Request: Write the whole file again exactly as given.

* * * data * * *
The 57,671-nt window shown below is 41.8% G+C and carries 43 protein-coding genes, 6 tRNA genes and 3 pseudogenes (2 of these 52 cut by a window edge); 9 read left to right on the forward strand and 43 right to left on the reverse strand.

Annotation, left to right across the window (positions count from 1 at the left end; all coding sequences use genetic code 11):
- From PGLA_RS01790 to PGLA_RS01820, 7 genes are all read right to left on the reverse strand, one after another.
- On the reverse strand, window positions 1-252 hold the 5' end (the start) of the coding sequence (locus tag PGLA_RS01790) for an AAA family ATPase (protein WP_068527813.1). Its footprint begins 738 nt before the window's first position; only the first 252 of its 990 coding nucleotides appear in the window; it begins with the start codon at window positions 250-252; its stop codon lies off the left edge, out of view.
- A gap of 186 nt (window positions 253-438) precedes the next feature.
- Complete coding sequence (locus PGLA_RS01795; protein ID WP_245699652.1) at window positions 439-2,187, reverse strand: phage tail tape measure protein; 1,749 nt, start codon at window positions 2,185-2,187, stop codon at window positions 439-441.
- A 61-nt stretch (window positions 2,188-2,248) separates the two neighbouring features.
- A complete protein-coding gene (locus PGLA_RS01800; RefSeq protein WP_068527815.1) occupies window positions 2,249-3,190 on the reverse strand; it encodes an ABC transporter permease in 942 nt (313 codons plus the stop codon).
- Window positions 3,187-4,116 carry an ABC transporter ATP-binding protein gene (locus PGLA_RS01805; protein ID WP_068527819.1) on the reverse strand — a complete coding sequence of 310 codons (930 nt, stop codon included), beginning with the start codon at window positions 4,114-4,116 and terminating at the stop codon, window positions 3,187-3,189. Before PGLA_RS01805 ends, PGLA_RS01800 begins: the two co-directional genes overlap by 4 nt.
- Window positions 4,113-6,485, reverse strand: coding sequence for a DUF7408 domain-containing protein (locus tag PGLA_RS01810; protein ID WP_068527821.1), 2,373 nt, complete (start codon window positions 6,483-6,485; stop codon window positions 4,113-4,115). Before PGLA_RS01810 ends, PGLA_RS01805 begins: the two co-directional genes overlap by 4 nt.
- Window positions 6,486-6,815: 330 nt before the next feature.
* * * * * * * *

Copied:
The 57,671-nt window shown below is 41.8% G+C and carries 43 protein-coding genes, 6 tRNA genes and 3 pseudogenes (2 of these 52 cut by a window edge); 9 read left to right on the forward strand and 43 right to left on the reverse strand.

Annotation, left to right across the window (positions count from 1 at the left end; all coding sequences use genetic code 11):
- From PGLA_RS01790 to PGLA_RS01820, 7 genes are all read right to left on the reverse strand, one after another.
- On the reverse strand, window positions 1-252 hold the 5' end (the start) of the coding sequence (locus tag PGLA_RS01790) for an AAA family ATPase (protein WP_068527813.1). Its footprint begins 738 nt before the window's first position; only the first 252 of its 990 coding nucleotides appear in the window; it begins with the start codon at window positions 250-252; its stop codon lies off the left edge, out of view.
- A gap of 186 nt (window positions 253-438) precedes the next feature.
- Complete coding sequence (locus PGLA_RS01795; protein ID WP_245699652.1) at window positions 439-2,187, reverse strand: phage tail tape measure protein; 1,749 nt, start codon at window positions 2,185-2,187, stop codon at window positions 439-441.
- A 61-nt stretch (window positions 2,188-2,248) separates the two neighbouring features.
- A complete protein-coding gene (locus PGLA_RS01800; RefSeq protein WP_068527815.1) occupies window positions 2,249-3,190 on the reverse strand; it encodes an ABC transporter permease in 942 nt (313 codons plus the stop codon).
- Window positions 3,187-4,116 carry an ABC transporter ATP-binding protein gene (locus PGLA_RS01805; protein ID WP_068527819.1) on the reverse strand — a complete coding sequence of 310 codons (930 nt, stop codon included), beginning with the start codon at window positions 4,114-4,116 and terminating at the stop codon, window positions 3,187-3,189. Before PGLA_RS01805 ends, PGLA_RS01800 begins: the two co-directional genes overlap by 4 nt.
- Window positions 4,113-6,485, reverse strand: coding sequence for a DUF7408 domain-containing protein (locus tag PGLA_RS01810; protein ID WP_068527821.1), 2,373 nt, complete (start codon window positions 6,483-6,485; stop codon window positions 4,113-4,115). Before PGLA_RS01810 ends, PGLA_RS01805 begins: the two co-directional genes overlap by 4 nt.
- Window positions 6,486-6,815: 330 nt before the next feature.